Coach saves high school tennis player after allergic reaction

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As many remarkable moments go, it started innocently enough, in this case with a bite of a cookie. An oatmeal raisin cookie, no less. From Costco.

Can’t get more suburban or pedestrian than that.

Anant Mundra, San Ramon Valley
Photo courtesy of Brent Bowen Photography
Anant Mundra, San Ramon Valley
The bite was taken by San Ramon Valley (Danville, Calif.) freshman tennis player Anant Mundra on Monday and what transpired from that point has people around campus still talking and inspired.

“Insane,” said San Ramon Valley sophomore Noah Rosenthal, the team’s No. 5 singles player. “I can’t believe he persevered through that.”

Mundra, 15, is highly allergic to any form of nuts and as soon as he bit into the cookie, about 30 minutes before his team’s home match with California (San Ramon), he knew something wasn’t right.

First-year San Ramon Valley coach Frank Haswell, 66, who has coached the SRV girls the last eight years, had team moms lay out a snack spread before the match, including the dreaded cookie.

“I always liked oatmeal raisin cookies, so I just took a bite,” Mundra said. “As soon as I swallowed I knew I ate a nut. We looked at the label and saw ‘walnut.'”

Not that Mundra needed the confirmation. His throat tightened immediately and he started to feel dizzy — the same symptoms he felt two other times in his life when accidentally consumed a form of nut.

But well-informed and equipped, the 5-foot-6, 120-pounder had his EpiPen (epinephrine) auto-injector and pills to deal with a possible life-threatening episode. The only problem is Mundra, like most, isn’t a big needle fan and self-injections are difficult. He tried a couple times without success so Mundra and team members went to Haswell, a former Army medic, who was air-blowing the courts.

Haswell stuck Mundra directly in the thigh and within 15 minutes, after a call to Mundra’s parents, all was calm and under control. Perhaps too much so.

Mundra, also a straight-A student, wanted to keep his perfect 9-0 East Bay Athletic League record intact and didn’t want to put the Wolves at risk of an upset loss. He told Haswell he wanted to play.

“We had a lengthy discussion,” Haswell said. “He wanted to at least try. His sister was on site and she called their mom. She was at work but got there by the end of the first set. Everyone was on board.”

But clearly Mundra wasn’t 100 percent. A baseliner with strong strokes, long points and games — normally a tactic for the supremely fit Mundra — backfired. He lost the first set to Austin Fan, 6-4.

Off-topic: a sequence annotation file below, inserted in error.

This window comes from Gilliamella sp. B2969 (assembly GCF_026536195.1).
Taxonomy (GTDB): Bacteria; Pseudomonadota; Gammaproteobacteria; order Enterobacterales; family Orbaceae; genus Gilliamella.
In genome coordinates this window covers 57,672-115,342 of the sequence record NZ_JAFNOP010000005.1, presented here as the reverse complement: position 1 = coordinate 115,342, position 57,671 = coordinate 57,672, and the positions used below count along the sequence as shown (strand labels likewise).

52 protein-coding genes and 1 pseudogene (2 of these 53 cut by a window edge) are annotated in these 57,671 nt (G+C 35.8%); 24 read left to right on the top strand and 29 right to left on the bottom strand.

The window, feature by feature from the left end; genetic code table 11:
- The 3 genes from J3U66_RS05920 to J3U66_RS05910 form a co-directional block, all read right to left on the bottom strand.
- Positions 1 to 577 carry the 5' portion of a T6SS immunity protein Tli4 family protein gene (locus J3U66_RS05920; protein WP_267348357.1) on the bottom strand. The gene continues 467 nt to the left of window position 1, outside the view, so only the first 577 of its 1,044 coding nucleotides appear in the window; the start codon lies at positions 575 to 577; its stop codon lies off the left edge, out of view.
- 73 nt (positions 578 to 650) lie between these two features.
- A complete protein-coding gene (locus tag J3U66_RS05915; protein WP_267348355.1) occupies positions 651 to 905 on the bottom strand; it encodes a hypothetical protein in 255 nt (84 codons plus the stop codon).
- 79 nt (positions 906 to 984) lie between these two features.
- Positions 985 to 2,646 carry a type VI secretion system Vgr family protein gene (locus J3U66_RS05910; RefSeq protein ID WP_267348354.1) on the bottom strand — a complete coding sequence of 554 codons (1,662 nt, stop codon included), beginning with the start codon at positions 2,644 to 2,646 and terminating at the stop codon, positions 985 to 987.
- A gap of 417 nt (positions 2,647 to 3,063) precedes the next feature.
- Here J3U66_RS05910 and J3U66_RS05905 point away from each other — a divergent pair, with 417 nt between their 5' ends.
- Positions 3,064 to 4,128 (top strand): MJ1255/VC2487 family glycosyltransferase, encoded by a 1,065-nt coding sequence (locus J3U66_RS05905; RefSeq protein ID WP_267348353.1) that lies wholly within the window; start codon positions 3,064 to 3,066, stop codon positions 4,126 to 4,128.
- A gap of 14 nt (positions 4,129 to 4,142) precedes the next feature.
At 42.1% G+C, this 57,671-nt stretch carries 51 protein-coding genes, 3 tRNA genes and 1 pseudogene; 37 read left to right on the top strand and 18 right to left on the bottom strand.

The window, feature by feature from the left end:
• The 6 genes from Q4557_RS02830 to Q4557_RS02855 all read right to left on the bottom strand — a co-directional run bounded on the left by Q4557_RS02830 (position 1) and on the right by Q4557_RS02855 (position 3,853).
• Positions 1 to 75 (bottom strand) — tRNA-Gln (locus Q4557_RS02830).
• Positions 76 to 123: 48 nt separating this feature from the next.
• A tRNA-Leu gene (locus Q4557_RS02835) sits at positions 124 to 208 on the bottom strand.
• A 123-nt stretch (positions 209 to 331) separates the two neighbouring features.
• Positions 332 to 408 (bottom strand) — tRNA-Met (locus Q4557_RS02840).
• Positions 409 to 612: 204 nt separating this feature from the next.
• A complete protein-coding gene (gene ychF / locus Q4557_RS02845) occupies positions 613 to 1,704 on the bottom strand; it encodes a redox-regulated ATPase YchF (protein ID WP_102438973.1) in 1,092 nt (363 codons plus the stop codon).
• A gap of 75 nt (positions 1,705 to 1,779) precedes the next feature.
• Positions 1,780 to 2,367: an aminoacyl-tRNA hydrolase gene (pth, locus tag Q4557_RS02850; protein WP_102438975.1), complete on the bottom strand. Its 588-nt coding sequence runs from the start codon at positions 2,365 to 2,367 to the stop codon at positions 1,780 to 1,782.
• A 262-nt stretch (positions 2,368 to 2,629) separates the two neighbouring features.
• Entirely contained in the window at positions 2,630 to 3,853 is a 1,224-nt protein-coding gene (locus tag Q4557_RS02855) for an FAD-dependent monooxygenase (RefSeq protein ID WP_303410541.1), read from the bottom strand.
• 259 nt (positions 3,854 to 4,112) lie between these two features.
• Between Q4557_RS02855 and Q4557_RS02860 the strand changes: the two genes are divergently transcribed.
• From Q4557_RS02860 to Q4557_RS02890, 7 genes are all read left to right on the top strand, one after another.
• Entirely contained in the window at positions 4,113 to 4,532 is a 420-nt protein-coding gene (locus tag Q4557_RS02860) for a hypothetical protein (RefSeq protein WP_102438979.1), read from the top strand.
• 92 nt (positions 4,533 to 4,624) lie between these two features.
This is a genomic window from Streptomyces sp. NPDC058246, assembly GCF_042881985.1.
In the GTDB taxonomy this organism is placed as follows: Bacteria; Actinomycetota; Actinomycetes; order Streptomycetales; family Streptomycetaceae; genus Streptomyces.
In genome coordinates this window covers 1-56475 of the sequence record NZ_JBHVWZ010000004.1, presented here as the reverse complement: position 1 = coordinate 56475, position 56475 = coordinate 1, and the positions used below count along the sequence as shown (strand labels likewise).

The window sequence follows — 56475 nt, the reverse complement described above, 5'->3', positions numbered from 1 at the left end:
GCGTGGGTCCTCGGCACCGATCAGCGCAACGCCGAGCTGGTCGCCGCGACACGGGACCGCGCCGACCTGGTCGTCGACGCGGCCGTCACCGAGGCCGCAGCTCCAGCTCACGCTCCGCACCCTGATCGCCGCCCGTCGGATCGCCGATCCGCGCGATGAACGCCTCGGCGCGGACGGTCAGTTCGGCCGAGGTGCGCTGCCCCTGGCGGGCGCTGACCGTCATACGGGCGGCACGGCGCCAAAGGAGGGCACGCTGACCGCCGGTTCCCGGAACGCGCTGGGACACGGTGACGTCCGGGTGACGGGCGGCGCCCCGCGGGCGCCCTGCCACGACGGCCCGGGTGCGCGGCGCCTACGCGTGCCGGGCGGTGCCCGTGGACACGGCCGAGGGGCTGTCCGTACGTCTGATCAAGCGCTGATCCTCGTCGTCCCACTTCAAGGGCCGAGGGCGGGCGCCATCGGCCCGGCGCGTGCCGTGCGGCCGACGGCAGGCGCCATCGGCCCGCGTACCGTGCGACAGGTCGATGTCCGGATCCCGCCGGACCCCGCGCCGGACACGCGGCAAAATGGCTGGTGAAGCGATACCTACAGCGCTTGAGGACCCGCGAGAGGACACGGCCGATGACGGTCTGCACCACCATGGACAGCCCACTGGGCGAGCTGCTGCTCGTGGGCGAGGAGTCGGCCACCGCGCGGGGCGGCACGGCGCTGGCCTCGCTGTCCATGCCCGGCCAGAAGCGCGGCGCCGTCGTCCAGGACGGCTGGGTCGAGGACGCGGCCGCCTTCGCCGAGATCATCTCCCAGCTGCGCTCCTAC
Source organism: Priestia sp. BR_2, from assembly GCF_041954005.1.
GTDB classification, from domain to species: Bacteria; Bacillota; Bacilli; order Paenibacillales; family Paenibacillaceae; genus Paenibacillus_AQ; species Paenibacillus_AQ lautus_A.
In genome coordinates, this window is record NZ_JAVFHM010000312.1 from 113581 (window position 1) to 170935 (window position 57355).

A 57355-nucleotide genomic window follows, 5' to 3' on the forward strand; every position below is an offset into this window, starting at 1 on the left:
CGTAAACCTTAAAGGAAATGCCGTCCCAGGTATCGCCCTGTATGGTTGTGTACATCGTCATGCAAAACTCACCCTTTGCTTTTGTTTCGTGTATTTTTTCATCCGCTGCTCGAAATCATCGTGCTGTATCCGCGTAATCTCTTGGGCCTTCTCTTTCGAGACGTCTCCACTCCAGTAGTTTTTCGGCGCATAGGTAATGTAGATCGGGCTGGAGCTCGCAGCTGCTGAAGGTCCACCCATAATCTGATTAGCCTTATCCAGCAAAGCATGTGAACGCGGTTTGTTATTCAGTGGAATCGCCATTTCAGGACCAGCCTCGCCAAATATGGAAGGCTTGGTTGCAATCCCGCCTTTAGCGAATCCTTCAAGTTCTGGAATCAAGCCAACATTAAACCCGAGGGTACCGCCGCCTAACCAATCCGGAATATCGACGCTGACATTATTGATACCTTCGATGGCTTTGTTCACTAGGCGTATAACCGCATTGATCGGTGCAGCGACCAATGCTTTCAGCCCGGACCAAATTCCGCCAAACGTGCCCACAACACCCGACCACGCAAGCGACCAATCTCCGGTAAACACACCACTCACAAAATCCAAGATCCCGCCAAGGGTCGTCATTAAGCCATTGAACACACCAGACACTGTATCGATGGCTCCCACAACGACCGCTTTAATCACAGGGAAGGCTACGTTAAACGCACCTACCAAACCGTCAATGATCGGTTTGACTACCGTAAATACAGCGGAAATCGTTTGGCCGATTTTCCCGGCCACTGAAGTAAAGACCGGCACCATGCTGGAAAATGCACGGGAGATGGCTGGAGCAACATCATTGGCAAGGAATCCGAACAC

“You could see he wasn’t right,” Haswell said. “He was bending over a lot. His skin was blotchy. He looked weak in the knees.”

Said Mundra: “I felt better when I took the shot, but during the match I was shaking. I could barely breathe.”

Haswell approached Mundra a half-dozen times throughout, supplied water and Gatorade and made sure he could continue. His teammates kept a close eye as well.

Noah Rosenthal, SRV singles player
Screenshot by Mitch Stephens
Noah Rosenthal, SRV singles player
“I was playing right next to him,” Rosenthal said. “His arms and face were swollen. His back was itching. I told him ‘You should just stop,’ and he said, ‘I’m not going to stop. I’m going to persevere through this and I’m going to win.’ “

And Mundra did.

He won the next set, 6-4, and because San Ramon Valley had the team result secured, Mundra and Fan played to a 10-point tiebreaker to secure the individual match. Mundra won 10-6 to keep his perfect season alive.

“His determination was remarkable,” Haswell said. “You could see he lost a little of his mobility. But he adjusted. He used his intelligence and did what he had to do.”

When Mundra reached the bench, he said he partially lost his vision.

“It was blurry and I saw streaks of white. My legs were shaking. I had no control over my body. It was pretty scary,” he said.

Scary enough that his family took him to emergency room at San Ramon Regional Medical Center. There he got properly hydrated and after almost three hours he went home, slept well and got ready for another day — another match.

On Tuesday, he defeated Andy Francis of Foothill (Pleasanton, Calif.), 6-2, 4-6, 6-1 to improve to 11-0 in EBAL play.

So what did all parties learn from Monday’s events?

“On the positive, I learned my son is very competitive in tennis — that at any cost, even his own health, he’ll take risks for the good of his team,” said Anant’s father Chandra Mundra, a business developer with Cisco. “On the negative, I would never want him to do it again. It’s not worth it.”

Said Anant: “I should be more careful in what I eat and be more grateful for what I have.”

Said Rosenthal: “I think he showed you should never give up, that you can win no matter the circumstance. … I knew already he was a really good tennis player. But I found out just how hardcore he is.”

Rosenthal’s father Michael, on hand for Tuesday’s match with Foothill, put it this way: “Many of history’s bravest deeds weren’t the smartest thing. They were done out of love and passion. Anant is definitely passionate about his tennis.”

And much more grateful for Haswell, who was a medic in the Army from 1966-69. Haswell said he has administered numerous shots before Monday. He said he wasn’t nervous needling Anant and was just happy to be of service.

“When I got home that night I told my wife it wasn’t an average day by any means,” Haswell said. “She said it was good I had that training.”

Perhaps fateful.

“I always liked coach Frank even before Monday,” Anant said. “Now I have an even greater respect for him.”

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